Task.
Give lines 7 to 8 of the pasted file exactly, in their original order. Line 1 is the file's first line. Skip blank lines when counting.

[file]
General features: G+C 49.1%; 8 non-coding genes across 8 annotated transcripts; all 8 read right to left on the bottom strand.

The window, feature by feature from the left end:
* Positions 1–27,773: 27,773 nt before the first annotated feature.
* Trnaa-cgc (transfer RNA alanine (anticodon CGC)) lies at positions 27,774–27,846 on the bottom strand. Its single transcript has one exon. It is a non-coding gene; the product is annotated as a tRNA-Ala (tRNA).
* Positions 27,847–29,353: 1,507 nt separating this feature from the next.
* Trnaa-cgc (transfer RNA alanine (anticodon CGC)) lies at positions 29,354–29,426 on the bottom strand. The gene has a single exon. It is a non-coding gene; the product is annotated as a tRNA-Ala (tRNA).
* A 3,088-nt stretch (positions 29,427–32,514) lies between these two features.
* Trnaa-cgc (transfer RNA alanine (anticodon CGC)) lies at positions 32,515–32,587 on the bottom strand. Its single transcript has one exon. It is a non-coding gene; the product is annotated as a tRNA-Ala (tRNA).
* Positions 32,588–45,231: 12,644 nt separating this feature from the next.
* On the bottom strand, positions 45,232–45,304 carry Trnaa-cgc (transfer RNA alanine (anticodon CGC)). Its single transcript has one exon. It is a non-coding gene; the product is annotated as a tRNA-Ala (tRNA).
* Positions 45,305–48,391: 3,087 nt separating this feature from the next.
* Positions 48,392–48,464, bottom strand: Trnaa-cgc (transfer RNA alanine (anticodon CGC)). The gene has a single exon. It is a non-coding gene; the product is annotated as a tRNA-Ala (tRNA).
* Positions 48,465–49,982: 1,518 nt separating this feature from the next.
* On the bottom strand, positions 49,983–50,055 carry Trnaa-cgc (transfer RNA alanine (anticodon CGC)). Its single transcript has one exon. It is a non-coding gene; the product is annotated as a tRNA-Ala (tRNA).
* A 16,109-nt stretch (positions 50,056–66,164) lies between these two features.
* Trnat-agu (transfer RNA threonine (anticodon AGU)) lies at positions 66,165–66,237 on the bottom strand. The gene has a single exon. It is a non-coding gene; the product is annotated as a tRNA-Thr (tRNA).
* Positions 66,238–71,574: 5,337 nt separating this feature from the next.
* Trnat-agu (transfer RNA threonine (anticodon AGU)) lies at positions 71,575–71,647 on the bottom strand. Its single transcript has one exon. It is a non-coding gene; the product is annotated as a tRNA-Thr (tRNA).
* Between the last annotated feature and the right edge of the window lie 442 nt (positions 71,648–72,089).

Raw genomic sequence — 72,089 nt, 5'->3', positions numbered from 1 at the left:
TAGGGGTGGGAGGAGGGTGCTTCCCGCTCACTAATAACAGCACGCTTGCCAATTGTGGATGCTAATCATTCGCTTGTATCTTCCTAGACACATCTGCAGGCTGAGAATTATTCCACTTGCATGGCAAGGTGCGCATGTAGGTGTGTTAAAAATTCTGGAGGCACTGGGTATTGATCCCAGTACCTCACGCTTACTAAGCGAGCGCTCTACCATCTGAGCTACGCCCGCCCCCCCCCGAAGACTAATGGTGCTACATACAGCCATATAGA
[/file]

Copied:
* A 3,088-nt stretch (positions 29,427–32,514) lies between these two features.
* Trnaa-cgc (transfer RNA alanine (anticodon CGC)) lies at positions 32,515–32,587 on the bottom strand. Its single transcript has one exon. It is a non-coding gene; the product is annotated as a tRNA-Ala (tRNA).